Rigorous Honesty

Whether it is a reference to confirmation bias or acknowledging the frame that shapes how we sort through information, more people now acknowledge that our account of reality is always partial and selective. This may seem like the novel result of our experience of current events, but in a new translation of the Bible book of Job Edward Greenstein argues that this is ancient wisdom. Most commentators agree that much of Job is a conversation about divine justice. Job’s so-called friends argue for the traditional teaching that good people will prosper and wicked people will be destroyed by God’s justice. In contrast, Job deeply laments his own suffering, fears that no one can be worthy before God and stubbornly observes that wicked people do often prosper. It is remarkable then that in 42:7 God commends Job for being the only one who has spoken honestly about God. The so-called friends relied on a kind of second-hand knowledge as they quoted traditional wisdom. Job authentically described his experience and what he saw happening in the world around him even when it might put him in jeopardy.

This insight that God values and commends rigorous honesty is essential when we want to grow spiritually. Whether we are in a dry place, a long dark night of the soul or working with our shadow the way forward is rigorous honesty, honesty that clears away our pretensions and more accurately manifests our relationship with the whole that encompasses us. Such honesty is often painful and unattractive. Such honesty is often widely rejected, but the goal of living more closely with God requires it. The spiritual journey pursues honest.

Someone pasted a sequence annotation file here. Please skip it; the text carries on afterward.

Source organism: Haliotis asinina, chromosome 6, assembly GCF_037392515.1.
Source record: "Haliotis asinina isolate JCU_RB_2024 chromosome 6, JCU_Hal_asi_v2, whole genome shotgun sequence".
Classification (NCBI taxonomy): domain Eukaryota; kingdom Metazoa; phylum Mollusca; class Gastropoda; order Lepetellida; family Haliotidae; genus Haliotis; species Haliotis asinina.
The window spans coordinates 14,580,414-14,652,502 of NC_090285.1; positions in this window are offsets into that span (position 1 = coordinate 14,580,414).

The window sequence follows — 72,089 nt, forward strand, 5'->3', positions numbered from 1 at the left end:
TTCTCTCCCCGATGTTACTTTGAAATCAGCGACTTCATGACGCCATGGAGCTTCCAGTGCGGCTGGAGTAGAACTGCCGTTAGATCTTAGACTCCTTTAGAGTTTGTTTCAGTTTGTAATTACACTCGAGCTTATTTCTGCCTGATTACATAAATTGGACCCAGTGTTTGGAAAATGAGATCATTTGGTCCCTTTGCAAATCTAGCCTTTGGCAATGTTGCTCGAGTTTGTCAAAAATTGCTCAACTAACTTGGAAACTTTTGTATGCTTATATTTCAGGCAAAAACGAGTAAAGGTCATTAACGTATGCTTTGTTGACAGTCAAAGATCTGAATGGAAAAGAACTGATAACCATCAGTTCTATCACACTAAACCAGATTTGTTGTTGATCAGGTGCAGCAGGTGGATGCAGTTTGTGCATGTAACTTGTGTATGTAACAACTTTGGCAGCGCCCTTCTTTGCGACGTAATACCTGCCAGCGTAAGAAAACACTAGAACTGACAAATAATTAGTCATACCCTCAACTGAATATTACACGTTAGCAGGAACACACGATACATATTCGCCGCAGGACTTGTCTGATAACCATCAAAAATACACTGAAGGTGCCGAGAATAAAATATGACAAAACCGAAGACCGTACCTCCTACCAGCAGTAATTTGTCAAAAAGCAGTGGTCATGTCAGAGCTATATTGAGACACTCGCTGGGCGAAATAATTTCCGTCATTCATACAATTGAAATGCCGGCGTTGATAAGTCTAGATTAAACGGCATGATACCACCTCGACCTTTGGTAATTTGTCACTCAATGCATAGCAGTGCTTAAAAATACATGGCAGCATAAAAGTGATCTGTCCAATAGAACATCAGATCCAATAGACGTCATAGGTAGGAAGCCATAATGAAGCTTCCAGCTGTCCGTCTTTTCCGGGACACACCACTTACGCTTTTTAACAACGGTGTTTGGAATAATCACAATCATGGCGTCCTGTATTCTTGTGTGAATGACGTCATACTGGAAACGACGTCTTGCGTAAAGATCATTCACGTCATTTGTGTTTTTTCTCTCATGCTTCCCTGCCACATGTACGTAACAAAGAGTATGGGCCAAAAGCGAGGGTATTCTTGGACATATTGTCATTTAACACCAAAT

As a child I learned to pray for wisdom, probably from hearing that “God is the beginning of wisdom” or that “wisdom is more valuable than gold.” Wisdom has long been valued by society, but there hasn’t been much analysis of what it is or where it comes from. Often wisdom was simply associated with age. More recently there has been interest in studying wisdom. One researcher finds that wisdom is associated with five methods: “challenging beliefs; prompt the articulation of values; encourage self-development; encourage self-reflection; and groom the moral emotions – facilitated by the reading of narrative or didactic texts and fostering a community of inquiry.” With this focus on methods, it becomes easier to see that wisdom is a process, a way of approaching a problem or a situation. Building on this insight helps us recognize that acquiring wisdom can be facilitated by learning skills. The Center for Practical Wisdom at the University of Chicago has been working in this area and has made a short film that shows how teaching skills and focusing on methods of knowing and acting can promote wise action in communities. To view their film click this link. https://wisdomcenter.uchicago.edu/news/wisdom-news/turmoil-unrest-wise-decision-making-science-wisdom-film-released-public-viewing